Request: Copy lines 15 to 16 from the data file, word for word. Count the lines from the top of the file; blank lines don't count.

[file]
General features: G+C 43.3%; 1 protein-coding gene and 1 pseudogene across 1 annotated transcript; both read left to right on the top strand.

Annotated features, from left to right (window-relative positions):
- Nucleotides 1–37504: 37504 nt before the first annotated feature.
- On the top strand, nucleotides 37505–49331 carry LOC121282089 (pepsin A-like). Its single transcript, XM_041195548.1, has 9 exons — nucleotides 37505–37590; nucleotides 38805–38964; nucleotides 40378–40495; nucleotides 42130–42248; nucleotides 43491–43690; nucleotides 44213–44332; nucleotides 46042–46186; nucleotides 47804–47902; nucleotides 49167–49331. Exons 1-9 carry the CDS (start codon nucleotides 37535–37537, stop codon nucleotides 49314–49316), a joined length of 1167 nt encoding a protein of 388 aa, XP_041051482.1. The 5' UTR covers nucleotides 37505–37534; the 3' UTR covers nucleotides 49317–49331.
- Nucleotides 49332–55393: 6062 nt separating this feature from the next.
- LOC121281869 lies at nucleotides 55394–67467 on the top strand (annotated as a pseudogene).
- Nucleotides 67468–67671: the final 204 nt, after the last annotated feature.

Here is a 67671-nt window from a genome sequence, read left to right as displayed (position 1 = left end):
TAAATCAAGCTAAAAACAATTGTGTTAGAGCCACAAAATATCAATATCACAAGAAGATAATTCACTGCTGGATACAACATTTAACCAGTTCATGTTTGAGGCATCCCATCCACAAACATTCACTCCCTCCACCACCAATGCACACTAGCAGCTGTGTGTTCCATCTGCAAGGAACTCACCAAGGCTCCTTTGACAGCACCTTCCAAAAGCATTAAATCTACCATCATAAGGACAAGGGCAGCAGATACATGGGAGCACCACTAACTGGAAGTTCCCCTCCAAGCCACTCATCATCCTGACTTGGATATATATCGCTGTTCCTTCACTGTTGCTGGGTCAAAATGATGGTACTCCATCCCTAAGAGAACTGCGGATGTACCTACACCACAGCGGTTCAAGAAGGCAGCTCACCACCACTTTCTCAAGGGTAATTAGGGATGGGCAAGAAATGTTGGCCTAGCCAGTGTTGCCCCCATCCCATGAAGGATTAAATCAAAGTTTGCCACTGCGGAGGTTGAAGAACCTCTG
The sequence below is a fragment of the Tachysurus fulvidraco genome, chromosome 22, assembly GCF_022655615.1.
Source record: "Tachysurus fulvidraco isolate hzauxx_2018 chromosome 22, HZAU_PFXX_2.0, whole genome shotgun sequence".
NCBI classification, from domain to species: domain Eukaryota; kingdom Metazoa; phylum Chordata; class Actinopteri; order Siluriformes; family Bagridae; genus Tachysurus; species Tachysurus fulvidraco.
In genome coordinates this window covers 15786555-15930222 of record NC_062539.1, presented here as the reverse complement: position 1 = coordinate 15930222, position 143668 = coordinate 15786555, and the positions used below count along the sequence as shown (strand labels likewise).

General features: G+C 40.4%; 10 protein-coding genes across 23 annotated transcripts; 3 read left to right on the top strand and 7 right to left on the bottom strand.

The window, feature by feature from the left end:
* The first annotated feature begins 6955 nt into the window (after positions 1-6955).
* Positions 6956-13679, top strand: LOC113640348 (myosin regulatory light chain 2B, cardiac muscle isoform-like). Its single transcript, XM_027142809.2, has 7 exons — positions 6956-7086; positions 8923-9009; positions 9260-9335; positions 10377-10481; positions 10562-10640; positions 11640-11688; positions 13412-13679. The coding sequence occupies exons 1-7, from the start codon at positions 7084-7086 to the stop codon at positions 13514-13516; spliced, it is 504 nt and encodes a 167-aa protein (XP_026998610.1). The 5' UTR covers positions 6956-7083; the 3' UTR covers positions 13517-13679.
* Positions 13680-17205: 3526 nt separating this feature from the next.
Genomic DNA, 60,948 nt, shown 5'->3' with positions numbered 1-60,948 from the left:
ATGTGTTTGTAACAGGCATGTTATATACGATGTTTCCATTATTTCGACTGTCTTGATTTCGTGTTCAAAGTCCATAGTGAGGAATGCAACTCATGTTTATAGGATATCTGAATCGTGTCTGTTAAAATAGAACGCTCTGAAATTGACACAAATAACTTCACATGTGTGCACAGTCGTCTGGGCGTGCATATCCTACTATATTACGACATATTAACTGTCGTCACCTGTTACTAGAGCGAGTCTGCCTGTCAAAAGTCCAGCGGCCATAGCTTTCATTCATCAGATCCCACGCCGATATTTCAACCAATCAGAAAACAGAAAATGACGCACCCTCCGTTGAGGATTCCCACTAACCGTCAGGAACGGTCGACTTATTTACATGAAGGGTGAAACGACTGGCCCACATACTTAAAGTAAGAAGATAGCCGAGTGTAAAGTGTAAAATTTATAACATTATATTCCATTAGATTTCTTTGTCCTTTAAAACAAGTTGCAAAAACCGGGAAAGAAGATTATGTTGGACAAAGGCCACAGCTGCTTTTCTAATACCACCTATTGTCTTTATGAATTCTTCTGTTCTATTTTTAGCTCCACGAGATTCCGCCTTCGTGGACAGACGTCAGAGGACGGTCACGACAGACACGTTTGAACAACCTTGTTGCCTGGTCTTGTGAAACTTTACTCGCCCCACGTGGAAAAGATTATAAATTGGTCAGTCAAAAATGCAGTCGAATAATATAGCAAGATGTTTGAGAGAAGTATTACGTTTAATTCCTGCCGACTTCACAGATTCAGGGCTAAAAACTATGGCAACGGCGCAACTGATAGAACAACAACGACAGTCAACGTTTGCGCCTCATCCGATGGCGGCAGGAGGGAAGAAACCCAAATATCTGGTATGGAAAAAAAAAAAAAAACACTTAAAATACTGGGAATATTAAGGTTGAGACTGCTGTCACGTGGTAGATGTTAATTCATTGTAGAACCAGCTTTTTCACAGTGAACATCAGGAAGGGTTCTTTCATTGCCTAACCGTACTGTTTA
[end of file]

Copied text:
The window, feature by feature from the left end:
* The first annotated feature begins 6955 nt into the window (after positions 1-6955).